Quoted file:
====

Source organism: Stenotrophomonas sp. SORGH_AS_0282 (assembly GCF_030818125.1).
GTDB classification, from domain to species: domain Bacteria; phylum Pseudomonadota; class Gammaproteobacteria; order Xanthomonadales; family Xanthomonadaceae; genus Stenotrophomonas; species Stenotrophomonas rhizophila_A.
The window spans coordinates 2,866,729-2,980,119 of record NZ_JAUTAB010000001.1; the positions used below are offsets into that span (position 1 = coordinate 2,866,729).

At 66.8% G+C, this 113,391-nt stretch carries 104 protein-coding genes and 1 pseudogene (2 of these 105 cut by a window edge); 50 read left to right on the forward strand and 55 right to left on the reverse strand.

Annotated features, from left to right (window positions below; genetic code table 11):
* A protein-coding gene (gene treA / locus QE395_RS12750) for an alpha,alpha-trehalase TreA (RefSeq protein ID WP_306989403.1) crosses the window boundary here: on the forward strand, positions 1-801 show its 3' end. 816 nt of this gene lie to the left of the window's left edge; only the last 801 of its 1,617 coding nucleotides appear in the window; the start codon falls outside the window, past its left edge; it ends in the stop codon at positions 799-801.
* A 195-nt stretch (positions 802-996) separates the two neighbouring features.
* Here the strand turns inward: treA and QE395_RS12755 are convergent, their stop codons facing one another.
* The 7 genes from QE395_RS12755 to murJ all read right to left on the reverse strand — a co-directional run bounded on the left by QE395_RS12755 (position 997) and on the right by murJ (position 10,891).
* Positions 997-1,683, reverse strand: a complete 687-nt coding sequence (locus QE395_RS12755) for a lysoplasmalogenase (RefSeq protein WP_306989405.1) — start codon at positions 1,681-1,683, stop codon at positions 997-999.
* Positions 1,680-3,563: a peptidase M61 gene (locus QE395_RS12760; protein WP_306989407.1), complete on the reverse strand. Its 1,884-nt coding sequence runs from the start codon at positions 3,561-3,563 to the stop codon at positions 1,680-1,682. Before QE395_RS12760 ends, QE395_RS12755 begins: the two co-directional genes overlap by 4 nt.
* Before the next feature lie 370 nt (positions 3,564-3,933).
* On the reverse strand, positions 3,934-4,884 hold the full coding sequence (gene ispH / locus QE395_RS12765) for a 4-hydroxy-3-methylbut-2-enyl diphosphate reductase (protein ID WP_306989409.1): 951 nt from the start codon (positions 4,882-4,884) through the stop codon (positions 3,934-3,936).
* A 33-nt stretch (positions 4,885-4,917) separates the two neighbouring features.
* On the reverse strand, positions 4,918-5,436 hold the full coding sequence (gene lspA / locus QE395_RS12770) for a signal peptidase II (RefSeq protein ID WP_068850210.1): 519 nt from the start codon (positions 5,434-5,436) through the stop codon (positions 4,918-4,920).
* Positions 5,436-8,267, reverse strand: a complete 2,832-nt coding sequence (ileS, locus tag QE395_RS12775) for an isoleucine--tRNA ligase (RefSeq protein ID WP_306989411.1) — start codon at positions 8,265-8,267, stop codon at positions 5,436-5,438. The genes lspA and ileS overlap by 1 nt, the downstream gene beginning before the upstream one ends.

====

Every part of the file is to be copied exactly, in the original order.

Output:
Source organism: Stenotrophomonas sp. SORGH_AS_0282 (assembly GCF_030818125.1).
GTDB classification, from domain to species: domain Bacteria; phylum Pseudomonadota; class Gammaproteobacteria; order Xanthomonadales; family Xanthomonadaceae; genus Stenotrophomonas; species Stenotrophomonas rhizophila_A.
The window spans coordinates 2,866,729-2,980,119 of record NZ_JAUTAB010000001.1; the positions used below are offsets into that span (position 1 = coordinate 2,866,729).

At 66.8% G+C, this 113,391-nt stretch carries 104 protein-coding genes and 1 pseudogene (2 of these 105 cut by a window edge); 50 read left to right on the forward strand and 55 right to left on the reverse strand.

Annotated features, from left to right (window positions below; genetic code table 11):
* A protein-coding gene (gene treA / locus QE395_RS12750) for an alpha,alpha-trehalase TreA (RefSeq protein ID WP_306989403.1) crosses the window boundary here: on the forward strand, positions 1-801 show its 3' end. 816 nt of this gene lie to the left of the window's left edge; only the last 801 of its 1,617 coding nucleotides appear in the window; the start codon falls outside the window, past its left edge; it ends in the stop codon at positions 799-801.
* A 195-nt stretch (positions 802-996) separates the two neighbouring features.
* Here the strand turns inward: treA and QE395_RS12755 are convergent, their stop codons facing one another.
* The 7 genes from QE395_RS12755 to murJ all read right to left on the reverse strand — a co-directional run bounded on the left by QE395_RS12755 (position 997) and on the right by murJ (position 10,891).
* Positions 997-1,683, reverse strand: a complete 687-nt coding sequence (locus QE395_RS12755) for a lysoplasmalogenase (RefSeq protein WP_306989405.1) — start codon at positions 1,681-1,683, stop codon at positions 997-999.
* Positions 1,680-3,563: a peptidase M61 gene (locus QE395_RS12760; protein WP_306989407.1), complete on the reverse strand. Its 1,884-nt coding sequence runs from the start codon at positions 3,561-3,563 to the stop codon at positions 1,680-1,682. Before QE395_RS12760 ends, QE395_RS12755 begins: the two co-directional genes overlap by 4 nt.
* Before the next feature lie 370 nt (positions 3,564-3,933).
* On the reverse strand, positions 3,934-4,884 hold the full coding sequence (gene ispH / locus QE395_RS12765) for a 4-hydroxy-3-methylbut-2-enyl diphosphate reductase (protein ID WP_306989409.1): 951 nt from the start codon (positions 4,882-4,884) through the stop codon (positions 3,934-3,936).
* A 33-nt stretch (positions 4,885-4,917) separates the two neighbouring features.
* On the reverse strand, positions 4,918-5,436 hold the full coding sequence (gene lspA / locus QE395_RS12770) for a signal peptidase II (RefSeq protein ID WP_068850210.1): 519 nt from the start codon (positions 5,434-5,436) through the stop codon (positions 4,918-4,920).
* Positions 5,436-8,267, reverse strand: a complete 2,832-nt coding sequence (ileS, locus tag QE395_RS12775) for an isoleucine--tRNA ligase (RefSeq protein ID WP_306989411.1) — start codon at positions 8,265-8,267, stop codon at positions 5,436-5,438. The genes lspA and ileS overlap by 1 nt, the downstream gene beginning before the upstream one ends.